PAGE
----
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'Desperados 3' Review: It's Like Hitman In The Wild West

'Desperados 3' Review: It's Like Hitman In The Wild West

Please don't make me wait another 14 years for a sequel.

Julian Benson

Julian Benson

In a month where we've already had Command & Conquer come back from the dead, it's amazing that we also have a new Desperados game. If you don't remember or are not familiar with the games, I can forgive you, as it's been 14 years since Desperados 2: Cooper's Revenge. The real-time tactics series is sort of like a squad-based Hitman. You have a team of outlaws, each armed with different weapons and abilities, that you have to guide through massive levels chock full of enemies, to complete objectives like assassinating a mayor or robbing a bank safe.

Despite the 14-year gap (I don't count 2007's Helldorado) and change of developer, Mimimi's Desperados 3 is a thoroughly modern sequel that picks up the reins as though not a day had been missed.

There's a wonderful moment at the start of each level where you sit back and just pan the camera over the map. The sandbox you play in is often vast and none of it is hidden from you in a fog of war, so you can see all the different enemies on patrol, you can see the clockwork of the mission at work. You know what your objective is and where each member of your squad is; but you need to start planning how you're going to weave them through the mechanism of the level to complete your objectives. If you've played any of the Hitman games you'll be familiar with the feeling. And, like the Hitman games, there's many ways to complete each mission.

Mimimi Games / THQ Nordic

In your gang are characters like Cooper, who uses coins to distract guards and throwing knives to dispatch them quietly; Hector, a wall of muscle who carries a bear trap on his back and a shotgun at his side; and Kate O'Hara, who can slip on disguises to walk past guards unaccosted. And each of their skills is essential to overcome the mechanism of each mission.

So far, I've tried to take on every challenge stealthily and leathally - I use my different outlaws in tandem to isolate an enemy, kill them quietly, and throw their body in a bush, hidden from passing patrols. But, I could also try and complete the mission without killing anyone but my targets. What's more, there are additional challenges that are only revealed after you complete the mission, that tempt you to replay it and find another way to win. The most enticing of these are the speedrun challenges. When I complete a mission in an hour and I see there's an optional objective to complete it in just seven minutes, well, I can't help but think how in tarnation am I going to do that?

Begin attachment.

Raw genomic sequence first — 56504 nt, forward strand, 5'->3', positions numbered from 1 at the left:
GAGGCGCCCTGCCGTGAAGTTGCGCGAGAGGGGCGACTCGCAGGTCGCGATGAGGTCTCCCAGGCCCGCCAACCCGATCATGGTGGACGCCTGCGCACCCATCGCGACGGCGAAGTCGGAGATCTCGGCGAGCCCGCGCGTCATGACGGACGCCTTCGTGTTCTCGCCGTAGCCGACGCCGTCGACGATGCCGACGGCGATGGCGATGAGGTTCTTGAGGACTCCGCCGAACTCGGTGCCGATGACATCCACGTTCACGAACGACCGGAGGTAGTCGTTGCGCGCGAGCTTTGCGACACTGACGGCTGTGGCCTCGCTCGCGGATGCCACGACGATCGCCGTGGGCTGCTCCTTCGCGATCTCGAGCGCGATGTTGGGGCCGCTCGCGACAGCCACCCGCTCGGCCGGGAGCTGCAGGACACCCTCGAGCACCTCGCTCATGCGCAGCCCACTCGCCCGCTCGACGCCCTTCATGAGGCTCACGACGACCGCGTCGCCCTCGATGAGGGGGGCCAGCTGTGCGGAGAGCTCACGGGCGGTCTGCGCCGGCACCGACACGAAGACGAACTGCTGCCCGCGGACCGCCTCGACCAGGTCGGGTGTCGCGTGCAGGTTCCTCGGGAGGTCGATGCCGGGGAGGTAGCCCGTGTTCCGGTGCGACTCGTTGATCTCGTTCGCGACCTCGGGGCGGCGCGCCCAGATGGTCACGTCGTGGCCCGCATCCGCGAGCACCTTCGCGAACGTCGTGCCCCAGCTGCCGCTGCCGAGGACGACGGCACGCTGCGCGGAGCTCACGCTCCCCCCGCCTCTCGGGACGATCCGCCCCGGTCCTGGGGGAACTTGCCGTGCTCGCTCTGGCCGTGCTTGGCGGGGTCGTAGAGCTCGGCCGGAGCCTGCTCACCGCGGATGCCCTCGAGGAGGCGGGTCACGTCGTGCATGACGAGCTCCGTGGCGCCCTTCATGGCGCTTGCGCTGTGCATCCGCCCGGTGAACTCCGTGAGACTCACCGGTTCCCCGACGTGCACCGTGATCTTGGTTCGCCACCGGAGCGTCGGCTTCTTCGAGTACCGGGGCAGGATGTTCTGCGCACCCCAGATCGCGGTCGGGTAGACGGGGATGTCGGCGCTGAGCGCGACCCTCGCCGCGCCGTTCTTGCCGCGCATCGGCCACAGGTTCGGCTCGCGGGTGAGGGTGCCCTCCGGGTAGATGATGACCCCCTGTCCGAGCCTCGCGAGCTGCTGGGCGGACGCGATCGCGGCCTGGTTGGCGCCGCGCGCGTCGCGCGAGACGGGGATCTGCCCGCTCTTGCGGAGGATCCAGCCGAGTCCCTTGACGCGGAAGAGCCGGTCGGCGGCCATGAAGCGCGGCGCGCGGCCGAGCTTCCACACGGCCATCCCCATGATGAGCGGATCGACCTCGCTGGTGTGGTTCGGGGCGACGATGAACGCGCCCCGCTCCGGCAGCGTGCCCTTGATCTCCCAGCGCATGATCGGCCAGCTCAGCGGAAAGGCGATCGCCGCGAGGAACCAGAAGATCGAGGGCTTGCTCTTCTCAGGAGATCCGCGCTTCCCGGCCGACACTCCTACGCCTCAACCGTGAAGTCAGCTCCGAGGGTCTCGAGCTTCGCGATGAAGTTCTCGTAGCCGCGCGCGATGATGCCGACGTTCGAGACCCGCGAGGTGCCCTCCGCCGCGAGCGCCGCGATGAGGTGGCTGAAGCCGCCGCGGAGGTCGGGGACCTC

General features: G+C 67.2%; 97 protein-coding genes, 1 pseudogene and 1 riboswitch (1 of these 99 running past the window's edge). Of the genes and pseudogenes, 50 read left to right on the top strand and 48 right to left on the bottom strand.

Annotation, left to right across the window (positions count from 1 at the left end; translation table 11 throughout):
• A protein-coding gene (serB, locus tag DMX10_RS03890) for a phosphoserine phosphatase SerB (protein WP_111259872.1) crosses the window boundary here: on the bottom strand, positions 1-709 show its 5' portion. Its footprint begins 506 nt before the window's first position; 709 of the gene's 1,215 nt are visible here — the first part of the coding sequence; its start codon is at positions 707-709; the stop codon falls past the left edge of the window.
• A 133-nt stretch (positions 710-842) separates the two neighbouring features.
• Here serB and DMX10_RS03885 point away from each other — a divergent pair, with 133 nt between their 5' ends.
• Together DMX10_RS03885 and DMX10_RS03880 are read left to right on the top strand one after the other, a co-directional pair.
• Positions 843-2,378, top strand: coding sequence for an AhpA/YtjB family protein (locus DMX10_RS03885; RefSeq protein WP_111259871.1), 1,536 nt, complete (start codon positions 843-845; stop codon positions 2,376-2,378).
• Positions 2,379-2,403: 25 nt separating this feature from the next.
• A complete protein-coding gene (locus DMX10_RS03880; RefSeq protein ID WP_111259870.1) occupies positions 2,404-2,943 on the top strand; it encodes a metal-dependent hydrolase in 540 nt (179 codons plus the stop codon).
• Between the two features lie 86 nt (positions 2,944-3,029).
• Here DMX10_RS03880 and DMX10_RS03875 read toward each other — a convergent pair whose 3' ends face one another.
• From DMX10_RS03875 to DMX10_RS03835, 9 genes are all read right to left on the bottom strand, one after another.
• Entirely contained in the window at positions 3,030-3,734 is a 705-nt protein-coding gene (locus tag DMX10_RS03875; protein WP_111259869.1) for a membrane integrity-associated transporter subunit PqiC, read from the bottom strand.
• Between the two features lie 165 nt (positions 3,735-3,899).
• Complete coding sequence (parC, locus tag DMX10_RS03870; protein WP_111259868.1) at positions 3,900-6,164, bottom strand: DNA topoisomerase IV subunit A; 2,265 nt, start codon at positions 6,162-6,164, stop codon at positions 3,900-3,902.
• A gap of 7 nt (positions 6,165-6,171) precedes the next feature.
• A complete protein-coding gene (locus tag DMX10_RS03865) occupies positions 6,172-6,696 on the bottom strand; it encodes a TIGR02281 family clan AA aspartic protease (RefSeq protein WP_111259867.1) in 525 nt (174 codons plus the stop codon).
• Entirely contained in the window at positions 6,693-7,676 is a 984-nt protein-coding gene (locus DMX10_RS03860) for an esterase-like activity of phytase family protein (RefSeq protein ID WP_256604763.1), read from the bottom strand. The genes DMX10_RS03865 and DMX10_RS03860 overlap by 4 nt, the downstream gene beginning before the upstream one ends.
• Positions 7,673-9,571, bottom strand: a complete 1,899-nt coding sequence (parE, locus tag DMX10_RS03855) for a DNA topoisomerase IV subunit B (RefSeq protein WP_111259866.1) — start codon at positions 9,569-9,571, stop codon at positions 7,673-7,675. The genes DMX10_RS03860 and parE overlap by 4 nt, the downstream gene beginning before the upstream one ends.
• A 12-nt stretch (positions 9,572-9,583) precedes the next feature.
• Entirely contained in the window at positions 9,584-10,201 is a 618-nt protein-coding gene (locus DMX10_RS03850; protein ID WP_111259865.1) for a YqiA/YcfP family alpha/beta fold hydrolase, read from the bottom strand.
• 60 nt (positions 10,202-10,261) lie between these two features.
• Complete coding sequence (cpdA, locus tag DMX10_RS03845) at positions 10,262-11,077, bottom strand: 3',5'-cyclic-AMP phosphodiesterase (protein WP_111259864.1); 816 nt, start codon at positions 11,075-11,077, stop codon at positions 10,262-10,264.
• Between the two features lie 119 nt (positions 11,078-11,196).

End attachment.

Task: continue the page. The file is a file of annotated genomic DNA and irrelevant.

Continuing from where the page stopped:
And, while I love the Hitman games, Desperados 3 offers something that series doesn't: compounding complexity. In Hitman you play just one character, meaning you have to work that one person through the sandbox and you only have access to Agent 47's skill set. In Desperados 3, you can choose to work with just one character at a time - but when you start combining different characters' abilities, you open up some really fun combos. For instance, Hector can place a bear trap that will kill anyone who steps on it. He can whistle to draw in guards - but they'll head to where he whistled from, not straight for the trap. But if you throw down Doc McCoy's medicine bag on top of Hector's bear trap, then soon as the guard spots the bag they'll walk directly into its waiting metal jaws.

In the early missions you'll only be controlling two characters at a time, learning ways to combine their abilities. But in the later missions, when you have a larger squad, the options of how to game each encounter multiple exponentially.

Mimimi Games / THQ Nordic

Each mission takes place in a different, richly detailed location, full of secrets to discover. For instance, in one early mission you need to kill four targets around a town that's having a railroad built through it. You can listen in to conversations to find out about the characters you're there to kill, as well as ways in which to kill them. The woman running the town's brothel likes a particular whisky that she keeps in the establishment's storeroom. If you can steal some laudanum hidden in the town and poison the whisky, then one of her staff will bring her the deadly drink without you needing to get anywhere near her.

I was already a big fan of the series when I started playing Desperados 3, but I've been so taken with how well this old series lives up. The real-time tactics genre was big in the '90s and '00s, with games like Commandos and Syndicate being well-known names on PC, but they'd largely disappeared over the last 15 years. It's a real joy to dive into a wholly new game that shows how engaging a style of play it can be. Hopefully, this won't be the last of its kind.

8/10: Excellent

Desperados 3 is out on June 16th for PC. Code for review was supplied by the publisher. Find a guide to GAMINGbible's review scores here.

Featured Image Credit: Mimimi Games

Topics: Review, THQ Nordic